John of Gaunt died in 1399. Without explanation, Richard cancelled the legal documents that would have allowed Henry to inherit Gaunt's land automatically. Instead, Henry would be required to ask for the lands from Richard. After some hesitation, Henry met with the exiled Thomas Arundel, former Archbishop of Canterbury, who had lost his position because of his involvement with the Lords Appellant. Henry and Arundel returned to England while Richard was on a military campaign in Ireland. With Arundel as his advisor, Henry began a military campaign, confiscating land from those who opposed him and ordering his soldiers to destroy much of Cheshire. Henry quickly gained enough power and support to have himself declared King Henry IV, to imprison King Richard, who died in prison under mysterious circumstances, and to bypass Richard's seven-year-old heir-presumptive, Edmund de Mortimer. Henry's coronation, on 13 October 1399, is notable for being the first time following the Norman Conquest that the monarch made an address in English.

Henry consulted with Parliament frequently, but was sometimes at odds with the members, especially over ecclesiastical matters. On Arundel's advice, Henry passed the De heretico comburendo and was thus the first English king to allow the burning of heretics, mainly to suppress the Lollard movement.



The previous ruler

Henry's first problem was what to do with the deposed Richard. After an early assassination plot (The Epiphany Rising) was foiled in January 1400, he ordered his death (very probably by starvation). The evidence for this lies in the circulation of letters in France demonstrating prior knowledge of the death.[5] Richard died on 14 February 1400, after which his body was put on public display in the old St Paul's Cathedral to prove to his supporters that he was dead. He was 33 years old.


Henry spent much of his reign defending himself against plots, rebellions and assassination attempts.

English Royalty
House of Lancaster
England Arms 1405.svg
Armorial of Plantagenet
Henry IV
   Henry V
   John, Duke of Bedford
   Thomas, Duke of Clarence
   Humphrey, Duke of Gloucester

Rebellions continued throughout the first ten years of Henry's reign, including the revolt of Owain Glyndŵr, who declared himself Prince of Wales in 1400, and the rebellion of Henry Percy, 1st Earl of Northumberland. The king's success in putting down these rebellions was due partly to the military ability of his eldest son, Henry of Monmouth, who would later become king (though the son managed to seize much effective power from his father in 1410).

In the last year of Henry's reign, the rebellions picked up speed. "The old fable of a living Richard was revived", notes one account, "and emissaries from Scotland traversed the villages of England, in the last year of Henry's reign, declaring that Richard was residing at the Scottish Court, awaiting only a signal from his friends to repair to London and recover his throne."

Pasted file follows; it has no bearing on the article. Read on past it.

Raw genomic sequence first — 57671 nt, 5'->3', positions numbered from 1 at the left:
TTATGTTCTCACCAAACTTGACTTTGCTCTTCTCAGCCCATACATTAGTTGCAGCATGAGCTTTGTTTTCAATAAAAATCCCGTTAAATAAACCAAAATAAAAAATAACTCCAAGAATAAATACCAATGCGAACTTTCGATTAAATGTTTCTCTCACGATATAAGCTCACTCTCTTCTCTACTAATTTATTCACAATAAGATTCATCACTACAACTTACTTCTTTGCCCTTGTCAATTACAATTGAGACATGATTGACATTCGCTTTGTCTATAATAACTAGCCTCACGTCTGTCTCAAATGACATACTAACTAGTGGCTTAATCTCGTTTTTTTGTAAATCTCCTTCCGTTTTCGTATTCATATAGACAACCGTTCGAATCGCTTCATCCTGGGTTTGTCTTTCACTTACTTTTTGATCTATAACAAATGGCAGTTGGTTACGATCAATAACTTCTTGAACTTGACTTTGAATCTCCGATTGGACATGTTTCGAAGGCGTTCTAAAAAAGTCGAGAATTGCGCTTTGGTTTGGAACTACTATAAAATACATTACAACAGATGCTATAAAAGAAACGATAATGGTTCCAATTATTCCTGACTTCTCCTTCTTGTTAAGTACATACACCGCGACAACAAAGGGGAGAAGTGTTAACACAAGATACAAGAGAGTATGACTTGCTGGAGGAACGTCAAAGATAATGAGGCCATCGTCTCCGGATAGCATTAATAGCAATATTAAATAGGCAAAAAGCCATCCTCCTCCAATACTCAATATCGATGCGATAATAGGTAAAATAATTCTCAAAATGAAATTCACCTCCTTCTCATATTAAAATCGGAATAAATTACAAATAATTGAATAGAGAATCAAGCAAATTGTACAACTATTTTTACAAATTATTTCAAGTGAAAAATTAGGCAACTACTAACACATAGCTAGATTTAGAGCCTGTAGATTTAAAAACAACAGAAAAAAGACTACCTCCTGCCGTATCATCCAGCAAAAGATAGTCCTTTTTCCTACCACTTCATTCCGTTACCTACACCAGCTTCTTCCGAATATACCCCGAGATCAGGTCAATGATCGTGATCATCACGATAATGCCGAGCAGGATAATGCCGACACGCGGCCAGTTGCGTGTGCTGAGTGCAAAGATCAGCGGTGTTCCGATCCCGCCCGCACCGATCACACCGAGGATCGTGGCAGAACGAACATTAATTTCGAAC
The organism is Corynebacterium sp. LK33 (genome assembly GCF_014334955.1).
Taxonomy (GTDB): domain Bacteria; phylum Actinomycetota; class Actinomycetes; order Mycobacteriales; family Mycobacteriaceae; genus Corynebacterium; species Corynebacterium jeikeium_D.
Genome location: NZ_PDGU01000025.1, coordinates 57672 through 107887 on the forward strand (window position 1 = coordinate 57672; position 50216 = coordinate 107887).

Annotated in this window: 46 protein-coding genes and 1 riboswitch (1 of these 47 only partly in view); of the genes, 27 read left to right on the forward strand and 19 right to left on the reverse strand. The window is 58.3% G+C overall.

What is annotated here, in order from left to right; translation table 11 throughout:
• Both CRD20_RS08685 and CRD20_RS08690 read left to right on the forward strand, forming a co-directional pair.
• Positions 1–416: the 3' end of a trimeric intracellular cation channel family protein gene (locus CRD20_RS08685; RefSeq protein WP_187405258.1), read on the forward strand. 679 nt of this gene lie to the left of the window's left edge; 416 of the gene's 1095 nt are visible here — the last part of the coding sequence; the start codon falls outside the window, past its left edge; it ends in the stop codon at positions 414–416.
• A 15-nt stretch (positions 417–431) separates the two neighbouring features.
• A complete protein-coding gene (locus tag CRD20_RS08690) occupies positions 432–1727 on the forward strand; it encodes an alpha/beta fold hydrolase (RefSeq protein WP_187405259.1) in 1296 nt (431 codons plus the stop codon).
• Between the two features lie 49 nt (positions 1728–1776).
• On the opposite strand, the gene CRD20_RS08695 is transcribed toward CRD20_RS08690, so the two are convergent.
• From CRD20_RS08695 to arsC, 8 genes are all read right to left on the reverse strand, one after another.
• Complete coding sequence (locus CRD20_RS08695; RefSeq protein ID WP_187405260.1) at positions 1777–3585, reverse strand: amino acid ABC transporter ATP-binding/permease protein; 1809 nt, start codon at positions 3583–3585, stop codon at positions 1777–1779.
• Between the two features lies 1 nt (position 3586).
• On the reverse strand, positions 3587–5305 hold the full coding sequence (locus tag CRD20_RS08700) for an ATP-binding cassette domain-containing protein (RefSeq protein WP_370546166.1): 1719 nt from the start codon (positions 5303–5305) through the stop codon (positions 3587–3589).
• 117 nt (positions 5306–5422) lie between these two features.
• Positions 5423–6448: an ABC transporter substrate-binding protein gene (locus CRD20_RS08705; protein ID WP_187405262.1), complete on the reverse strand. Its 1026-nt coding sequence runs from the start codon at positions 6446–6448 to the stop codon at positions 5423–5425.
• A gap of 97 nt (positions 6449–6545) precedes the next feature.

A suitable-looking impostor was found and King Richard's old groom circulated word in the city that his master was alive in Scotland. "Southwark was incited to insurrection" by Sir Elias Lyvet (Levett) and his associate Thomas Clark, who promised Scottish aid to carry out the insurrection. Ultimately, the rebellion came to naught. The knight Lyvet was released; his follower thrown into the Tower.[6]

Foreign relations

Early in his reign, Henry hosted the visit of Manuel II Palaiologos, the only Byzantine emperor ever to visit England, from December 1400 to January 1401 at Eltham Palace, with a joust being given in his honour. He also sent monetary support with him upon his departure, to aid him against the Ottoman Empire.

In 1406, English pirates captured the future James I of Scotland off the coast of Flamborough Head as he was going to France.[citation needed] James remained a prisoner of Henry for the rest of Henry's reign.

Final illness and death

The later years of Henry's reign were marked by serious health problems. He had a disfiguring skin disease, and more seriously, suffered acute attacks of some grave illness in June 1405, April 1406, June 1408, during the winter of 1408–09, December 1412, and then finally a fatal bout in March 1413. Medical historians have long debated the nature of this affliction or afflictions. The skin disease might have been leprosy (which did not necessarily mean precisely the same thing in the 15th century as it does to modern medicine), perhaps psoriasis, or some other disease. The acute attacks have been given a wide range of explanations, from epilepsy to some form of cardiovascular disease.[7] Some medieval writers felt that he was struck with leprosy as a punishment for his treatment of Richard le Scrope, Archbishop of York, who was executed in June 1405 on Henry's orders after a failed coup.[8]

According to Holinshed, it was predicted that Henry would die in Jerusalem; Shakespeare's play repeats this. Henry took this to mean that he would die on crusade. In reality, he died at the house of the Abbot of Westminster, in the Jerusalem chamber. His executor, Thomas Langley, was at his side.